business news in context, analysis with attitude

I wrote yesterday about a great customer service experience that I had when buying a new TV, but the description prompted the following email:

I just had to share this after reading about your 5-year warranty being 1-year expired.  Whenever I buy a major appliance and they try to push the extended warranty on me, I always ask the annual fee and then decline.  What I do is put that annual fee in my working savings account under its own column “Warranties”.  I then put that amount for that appliance in that fund every year.  If/when I need to fix something or replace something, I use the money from that fund.  The law of averages will always kick in.  While there may be a loss for any appliance overtime, the rest will balance it out.  We had a rear projection TV for, believe this, 13 years. The annual warranty would have been $199.95.  So, every year, I put $200 in the warranty fund toward a new TV. When we replaced it, I had spent $93 at one point over the 13 years on a minor repair.  So, I had over $2500 to put toward the new TV.  When we did replace it w/a flat screen plasma (3 years ago), the annual warranty on that puppy was $499.95.  So, every year, I now put $500 in the warranty fund toward my next TV.  Hey, in the trade, it’s just called being self-insured.

Makes sense. But maybe it requires just a tad more fiscal discipline than I’m capable of. 

From another MNB user:

It doesn’t matter whether he would have done it for anyone who called or if your purchasing history prompted the attention, to you, the customer, it was a personal experience delivered by someone who was willing to spend time explaining why he couldn’t solve the immediate problem in such a manner that you were willing to invest money on a purchase from his store. You may have received the same customer service from one of the other retailers, BUT it sounds like your local store has figured out what it takes to compete with the big guy down the block and price wasn’t it.

MNB user Jim Swoboda wrote:

I strongly believe anyone can compete with the big guys, providing they understand their customer and really, genuinely, strive to take care of them.

Yesterday, I was in Lansing, MI and as I was beginning to back out, I saw a local jewelry store owner walking out of his shop and putting money in the meter for what was clearly a customer’s car.  That simple act told me all I needed to know about him and his business.  He cares about his customer and he will take care of them.

Simple to understand, seemingly impossible to execute in so many places in today's world.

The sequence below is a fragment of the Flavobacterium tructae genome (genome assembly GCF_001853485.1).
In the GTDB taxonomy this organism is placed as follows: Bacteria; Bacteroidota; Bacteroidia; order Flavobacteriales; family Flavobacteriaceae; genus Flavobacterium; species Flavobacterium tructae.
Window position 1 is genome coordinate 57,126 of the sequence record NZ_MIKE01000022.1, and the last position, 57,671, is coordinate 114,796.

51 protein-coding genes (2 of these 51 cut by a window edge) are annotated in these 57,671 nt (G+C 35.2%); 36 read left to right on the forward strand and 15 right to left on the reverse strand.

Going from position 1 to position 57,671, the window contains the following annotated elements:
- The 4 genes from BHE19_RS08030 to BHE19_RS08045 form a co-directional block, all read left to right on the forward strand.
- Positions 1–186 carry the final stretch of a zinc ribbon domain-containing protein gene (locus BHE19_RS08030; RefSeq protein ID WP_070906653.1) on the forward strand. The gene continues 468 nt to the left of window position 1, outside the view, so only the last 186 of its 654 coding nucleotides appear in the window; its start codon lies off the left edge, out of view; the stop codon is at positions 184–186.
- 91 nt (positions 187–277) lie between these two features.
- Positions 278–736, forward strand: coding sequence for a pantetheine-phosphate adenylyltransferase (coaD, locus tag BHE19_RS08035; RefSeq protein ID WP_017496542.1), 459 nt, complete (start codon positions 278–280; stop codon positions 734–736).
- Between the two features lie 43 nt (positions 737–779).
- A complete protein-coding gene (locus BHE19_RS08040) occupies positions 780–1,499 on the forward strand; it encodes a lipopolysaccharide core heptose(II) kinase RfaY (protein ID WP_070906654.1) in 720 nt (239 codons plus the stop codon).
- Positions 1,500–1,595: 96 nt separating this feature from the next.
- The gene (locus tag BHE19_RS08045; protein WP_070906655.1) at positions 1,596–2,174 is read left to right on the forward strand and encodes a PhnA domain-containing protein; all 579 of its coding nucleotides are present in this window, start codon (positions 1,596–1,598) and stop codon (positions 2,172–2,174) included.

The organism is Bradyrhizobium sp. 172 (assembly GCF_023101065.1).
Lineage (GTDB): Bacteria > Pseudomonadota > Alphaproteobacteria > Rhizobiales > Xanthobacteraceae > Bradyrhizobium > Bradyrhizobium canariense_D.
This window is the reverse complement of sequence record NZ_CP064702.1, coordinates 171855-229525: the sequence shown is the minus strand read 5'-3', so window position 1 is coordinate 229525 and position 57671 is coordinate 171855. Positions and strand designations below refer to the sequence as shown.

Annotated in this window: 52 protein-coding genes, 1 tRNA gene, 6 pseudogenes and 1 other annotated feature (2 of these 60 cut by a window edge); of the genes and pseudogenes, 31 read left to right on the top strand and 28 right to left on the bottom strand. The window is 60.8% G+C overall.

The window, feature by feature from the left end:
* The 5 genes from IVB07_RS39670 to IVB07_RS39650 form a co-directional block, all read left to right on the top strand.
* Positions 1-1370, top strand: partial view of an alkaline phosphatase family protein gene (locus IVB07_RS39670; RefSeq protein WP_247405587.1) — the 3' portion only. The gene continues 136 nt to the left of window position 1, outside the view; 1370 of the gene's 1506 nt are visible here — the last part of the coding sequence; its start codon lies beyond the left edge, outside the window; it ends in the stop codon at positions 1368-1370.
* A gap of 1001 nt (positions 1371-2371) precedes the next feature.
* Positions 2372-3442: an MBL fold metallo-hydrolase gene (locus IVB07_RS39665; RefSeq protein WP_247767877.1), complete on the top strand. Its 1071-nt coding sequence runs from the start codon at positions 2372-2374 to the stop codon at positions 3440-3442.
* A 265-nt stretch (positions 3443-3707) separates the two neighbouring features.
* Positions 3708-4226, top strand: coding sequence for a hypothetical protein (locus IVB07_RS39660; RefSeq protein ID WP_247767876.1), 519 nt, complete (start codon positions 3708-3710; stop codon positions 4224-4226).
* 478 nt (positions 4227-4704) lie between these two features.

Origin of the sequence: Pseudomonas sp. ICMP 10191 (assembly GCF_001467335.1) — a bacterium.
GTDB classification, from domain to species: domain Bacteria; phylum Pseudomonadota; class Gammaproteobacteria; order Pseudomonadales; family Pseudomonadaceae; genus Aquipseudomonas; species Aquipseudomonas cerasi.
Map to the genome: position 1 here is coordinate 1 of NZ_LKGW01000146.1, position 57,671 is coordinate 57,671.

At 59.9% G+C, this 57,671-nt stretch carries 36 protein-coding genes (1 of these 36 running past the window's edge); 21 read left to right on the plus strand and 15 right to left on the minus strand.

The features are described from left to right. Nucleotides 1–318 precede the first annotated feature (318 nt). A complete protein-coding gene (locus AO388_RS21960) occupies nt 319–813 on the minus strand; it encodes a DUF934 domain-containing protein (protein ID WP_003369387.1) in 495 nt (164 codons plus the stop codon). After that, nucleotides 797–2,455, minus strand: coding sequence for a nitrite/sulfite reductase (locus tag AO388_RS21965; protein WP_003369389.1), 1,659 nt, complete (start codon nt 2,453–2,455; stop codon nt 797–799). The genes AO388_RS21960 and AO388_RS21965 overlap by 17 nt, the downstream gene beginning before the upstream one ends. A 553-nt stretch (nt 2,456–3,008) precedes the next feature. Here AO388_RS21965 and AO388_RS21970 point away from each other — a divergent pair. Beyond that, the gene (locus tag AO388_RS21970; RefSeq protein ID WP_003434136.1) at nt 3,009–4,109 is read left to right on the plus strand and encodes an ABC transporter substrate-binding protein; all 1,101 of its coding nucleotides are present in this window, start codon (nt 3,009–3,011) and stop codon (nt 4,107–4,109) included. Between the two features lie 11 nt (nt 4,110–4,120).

Your local guy did the same and he was rewarded.

Responding to my piece yesterday about how we seem to be moving toward a cashless society, and my comment that I rarely write checks anymore, one MNB user wrote:

When you mentioned that you rarely write checks, I stopped to think about that, as I write about 20-30 checks/month.  So, I got out my checkbook to see what’s going on.  I pay my cleaning lady w/a check.  Only other option would be cash.  When my lawn is mowed (or is it mown?) or the driveway plowed, the guys leave me a bill in the mailbox, which I pay w/a check in the mail to them. Same for the guy who cleans my windows.  He leaves me a bill taped to my front door; I mail it back w/a check.  For all the people who work on my house, paint it, powerwash it, etc, they are all paid via checks.  I am positive none of them have any access to being paid any other way except cash, which makes no sense as I would have it on hand and then insure I get a signed receipt and don’t lose it.  The check is certainly easier all around. 

My family lives all around the country.  When I send money for birthdays/anniversaries/etc, I’m not going to send cash through the mail. I send checks.  When I go to a wedding or graduation open house, I put a check in the card, not cash.  I put a check in my church envelope, not cash.  My hairdresser is not set up to receive payment any other way except cash or check (I pay by check).  Same w/my yoga studio; it’s cash or check.    Now, these latter 2 (hairdresser and yoga studio) will probably move to accepting credit/debit eventually, but they’re not there yet.  I could go on, but you get the idea.  How would/do you handle these types of payments?